## Momentum Formula

“Mass in motion” is what the term “momentum” alludes to. Because all objects have mass, they also have momentum when they move because mass is also moving.

The quantity of material moving and the speed at which it moves are two parameters that define an item’s momentum. Momentum is influenced by velocity and mass. The product of a system’s mass and velocity is called linear momentum.

## Formula

Newton’s Laws of Motion indicate that all bodies in motion or at rest remain in that place until they are interfered with or by an external force. The same idea is applied to the formula for calculating momentum.

There will be no change in the object’s momentum if its velocity and mass remain unchanged.

Where p represents momentum, m is the mass, v is the velocity with which the object is moving.

When there is a change in the momentum of an object, it is usually due to a change in the object’s velocity. It is therefore necessary to find the product of the moving body’s mass and the change in its velocity to determine the change in the momentum formula. The formula can be created as

**Δp = m(Δv) =m (v _{f }– v_{i})**

The final and starting velocities are indicated by vf and vi, respectively. When velocities fluctuate, it’s critical to use the correct indications. This is how pupils will be able to compute momentum.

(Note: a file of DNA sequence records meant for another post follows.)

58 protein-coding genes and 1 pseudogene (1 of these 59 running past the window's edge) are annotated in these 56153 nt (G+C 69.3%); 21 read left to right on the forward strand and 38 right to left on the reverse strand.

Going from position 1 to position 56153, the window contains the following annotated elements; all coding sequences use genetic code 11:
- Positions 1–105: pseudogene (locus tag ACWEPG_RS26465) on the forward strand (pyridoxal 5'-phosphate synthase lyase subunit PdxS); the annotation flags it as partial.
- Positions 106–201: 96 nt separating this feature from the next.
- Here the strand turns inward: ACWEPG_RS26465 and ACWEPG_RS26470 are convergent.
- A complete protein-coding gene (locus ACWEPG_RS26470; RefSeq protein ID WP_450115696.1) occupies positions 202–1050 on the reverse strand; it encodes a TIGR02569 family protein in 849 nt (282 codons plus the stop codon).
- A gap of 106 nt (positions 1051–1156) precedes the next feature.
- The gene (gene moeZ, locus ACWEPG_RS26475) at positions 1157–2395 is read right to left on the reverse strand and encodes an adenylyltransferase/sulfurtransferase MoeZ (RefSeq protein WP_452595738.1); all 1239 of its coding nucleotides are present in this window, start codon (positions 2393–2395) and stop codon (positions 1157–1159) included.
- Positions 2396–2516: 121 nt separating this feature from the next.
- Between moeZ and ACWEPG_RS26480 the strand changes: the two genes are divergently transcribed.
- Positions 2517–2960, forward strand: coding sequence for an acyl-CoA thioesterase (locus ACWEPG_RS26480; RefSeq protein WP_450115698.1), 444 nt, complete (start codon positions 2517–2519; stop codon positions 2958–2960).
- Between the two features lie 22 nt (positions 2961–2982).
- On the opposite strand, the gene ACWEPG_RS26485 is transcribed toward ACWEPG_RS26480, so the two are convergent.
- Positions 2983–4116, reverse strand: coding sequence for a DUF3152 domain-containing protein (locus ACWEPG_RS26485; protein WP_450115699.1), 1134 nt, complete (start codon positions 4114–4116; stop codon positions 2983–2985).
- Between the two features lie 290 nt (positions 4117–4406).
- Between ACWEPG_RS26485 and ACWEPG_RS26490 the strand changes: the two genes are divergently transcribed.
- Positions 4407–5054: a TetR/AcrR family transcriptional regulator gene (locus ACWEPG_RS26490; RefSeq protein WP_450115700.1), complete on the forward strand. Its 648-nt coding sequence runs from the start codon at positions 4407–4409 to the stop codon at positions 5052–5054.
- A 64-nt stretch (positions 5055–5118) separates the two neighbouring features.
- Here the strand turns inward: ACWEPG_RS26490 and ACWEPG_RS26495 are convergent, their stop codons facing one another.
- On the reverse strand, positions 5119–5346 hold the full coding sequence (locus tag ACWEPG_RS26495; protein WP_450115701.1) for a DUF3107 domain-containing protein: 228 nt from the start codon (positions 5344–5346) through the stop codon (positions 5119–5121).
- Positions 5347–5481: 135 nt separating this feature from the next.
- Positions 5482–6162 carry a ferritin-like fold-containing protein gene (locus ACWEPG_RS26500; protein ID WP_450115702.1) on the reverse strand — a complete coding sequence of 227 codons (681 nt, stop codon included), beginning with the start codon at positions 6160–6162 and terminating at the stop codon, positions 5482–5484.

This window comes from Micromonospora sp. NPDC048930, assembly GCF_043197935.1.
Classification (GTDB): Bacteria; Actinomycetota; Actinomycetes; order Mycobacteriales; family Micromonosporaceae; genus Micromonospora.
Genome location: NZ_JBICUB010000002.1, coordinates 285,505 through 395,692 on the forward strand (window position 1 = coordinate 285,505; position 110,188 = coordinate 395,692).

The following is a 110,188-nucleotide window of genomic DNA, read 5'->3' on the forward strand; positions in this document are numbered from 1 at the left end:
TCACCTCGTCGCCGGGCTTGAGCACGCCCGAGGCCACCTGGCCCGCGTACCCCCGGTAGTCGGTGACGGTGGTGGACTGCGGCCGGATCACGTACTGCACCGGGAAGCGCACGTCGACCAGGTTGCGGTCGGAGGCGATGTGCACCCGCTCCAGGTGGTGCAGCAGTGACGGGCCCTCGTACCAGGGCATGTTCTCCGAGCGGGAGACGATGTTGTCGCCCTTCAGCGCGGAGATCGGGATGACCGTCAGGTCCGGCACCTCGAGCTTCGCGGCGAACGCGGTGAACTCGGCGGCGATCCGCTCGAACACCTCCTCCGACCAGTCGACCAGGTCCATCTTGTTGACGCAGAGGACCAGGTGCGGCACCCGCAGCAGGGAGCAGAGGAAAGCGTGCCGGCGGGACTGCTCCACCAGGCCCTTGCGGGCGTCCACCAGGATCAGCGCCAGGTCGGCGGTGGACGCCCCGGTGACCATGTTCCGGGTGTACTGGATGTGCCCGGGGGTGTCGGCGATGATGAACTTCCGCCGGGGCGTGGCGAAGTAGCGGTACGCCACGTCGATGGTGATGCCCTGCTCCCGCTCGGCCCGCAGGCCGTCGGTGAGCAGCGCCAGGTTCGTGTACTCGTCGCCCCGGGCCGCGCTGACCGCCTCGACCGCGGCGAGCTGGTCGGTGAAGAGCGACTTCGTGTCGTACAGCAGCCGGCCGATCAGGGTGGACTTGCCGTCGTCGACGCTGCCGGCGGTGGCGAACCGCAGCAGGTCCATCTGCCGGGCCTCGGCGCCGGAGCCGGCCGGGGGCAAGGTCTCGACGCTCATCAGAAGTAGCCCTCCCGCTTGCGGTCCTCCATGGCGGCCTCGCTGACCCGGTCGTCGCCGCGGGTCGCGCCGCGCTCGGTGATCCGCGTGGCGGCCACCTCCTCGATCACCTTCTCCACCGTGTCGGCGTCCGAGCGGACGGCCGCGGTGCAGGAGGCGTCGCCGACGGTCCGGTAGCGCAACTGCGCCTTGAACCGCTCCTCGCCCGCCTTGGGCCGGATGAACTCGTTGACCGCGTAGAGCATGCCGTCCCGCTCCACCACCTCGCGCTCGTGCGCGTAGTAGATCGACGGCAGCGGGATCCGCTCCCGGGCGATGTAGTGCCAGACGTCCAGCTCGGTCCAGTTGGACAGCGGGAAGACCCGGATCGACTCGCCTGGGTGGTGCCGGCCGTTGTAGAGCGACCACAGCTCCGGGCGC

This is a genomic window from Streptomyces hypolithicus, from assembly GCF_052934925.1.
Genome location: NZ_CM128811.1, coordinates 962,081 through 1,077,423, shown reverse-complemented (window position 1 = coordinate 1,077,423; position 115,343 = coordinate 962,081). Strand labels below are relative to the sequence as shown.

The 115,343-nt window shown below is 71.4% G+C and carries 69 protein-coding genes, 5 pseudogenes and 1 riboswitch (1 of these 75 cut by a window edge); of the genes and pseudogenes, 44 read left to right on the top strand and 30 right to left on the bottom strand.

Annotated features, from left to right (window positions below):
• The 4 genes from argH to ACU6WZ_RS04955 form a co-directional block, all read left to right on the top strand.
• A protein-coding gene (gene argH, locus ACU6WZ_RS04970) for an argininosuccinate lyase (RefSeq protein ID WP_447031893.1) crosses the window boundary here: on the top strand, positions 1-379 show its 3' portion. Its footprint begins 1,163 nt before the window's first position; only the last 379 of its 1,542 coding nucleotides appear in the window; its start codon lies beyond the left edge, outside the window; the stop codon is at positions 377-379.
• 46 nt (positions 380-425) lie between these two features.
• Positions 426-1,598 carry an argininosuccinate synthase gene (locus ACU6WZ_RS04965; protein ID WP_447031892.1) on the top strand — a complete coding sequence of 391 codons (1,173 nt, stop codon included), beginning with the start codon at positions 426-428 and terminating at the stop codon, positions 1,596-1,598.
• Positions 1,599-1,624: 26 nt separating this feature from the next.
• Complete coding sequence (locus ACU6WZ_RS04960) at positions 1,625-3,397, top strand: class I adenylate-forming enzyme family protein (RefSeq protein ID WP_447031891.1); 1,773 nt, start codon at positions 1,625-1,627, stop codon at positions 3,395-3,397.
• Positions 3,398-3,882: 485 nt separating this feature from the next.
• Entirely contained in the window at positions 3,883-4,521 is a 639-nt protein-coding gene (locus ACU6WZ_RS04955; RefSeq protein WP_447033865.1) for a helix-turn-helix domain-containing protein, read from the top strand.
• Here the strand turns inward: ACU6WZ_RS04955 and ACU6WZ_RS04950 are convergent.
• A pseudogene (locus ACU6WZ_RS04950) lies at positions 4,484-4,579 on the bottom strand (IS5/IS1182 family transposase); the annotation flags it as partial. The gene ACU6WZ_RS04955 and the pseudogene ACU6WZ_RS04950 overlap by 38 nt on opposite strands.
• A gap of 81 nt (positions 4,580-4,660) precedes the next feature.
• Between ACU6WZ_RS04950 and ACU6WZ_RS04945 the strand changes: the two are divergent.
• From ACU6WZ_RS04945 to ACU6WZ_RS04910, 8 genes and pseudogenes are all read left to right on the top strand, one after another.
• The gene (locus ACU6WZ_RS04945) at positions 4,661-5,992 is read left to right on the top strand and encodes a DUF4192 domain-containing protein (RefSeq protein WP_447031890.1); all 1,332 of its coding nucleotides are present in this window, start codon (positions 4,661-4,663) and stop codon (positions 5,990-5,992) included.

We can now use this formula to calculate the magnitude of the net external force.

**F _{net} = Δp/Δt**

## Solved Examples

**1. (a) Determine the momentum of a 110-kilogramme football player moving at 8 metres per second. **

Substitute the known numbers for the player’s mass and speed into the equation to determine the player’s momentum.

p_{player }= (110 kg) (8 m/s) =880 kg m/s

**2. An automobile with a mass of 600 kg is travelling at a speed of 10 m/s. Determine the momentum of the situation.**

Given:

m = 600 kg,

v = 10 m/s Velocity

The term “momentum” refers to how fast something moves.

mv = p

600 x 10= 6000 Kg ms^{-1}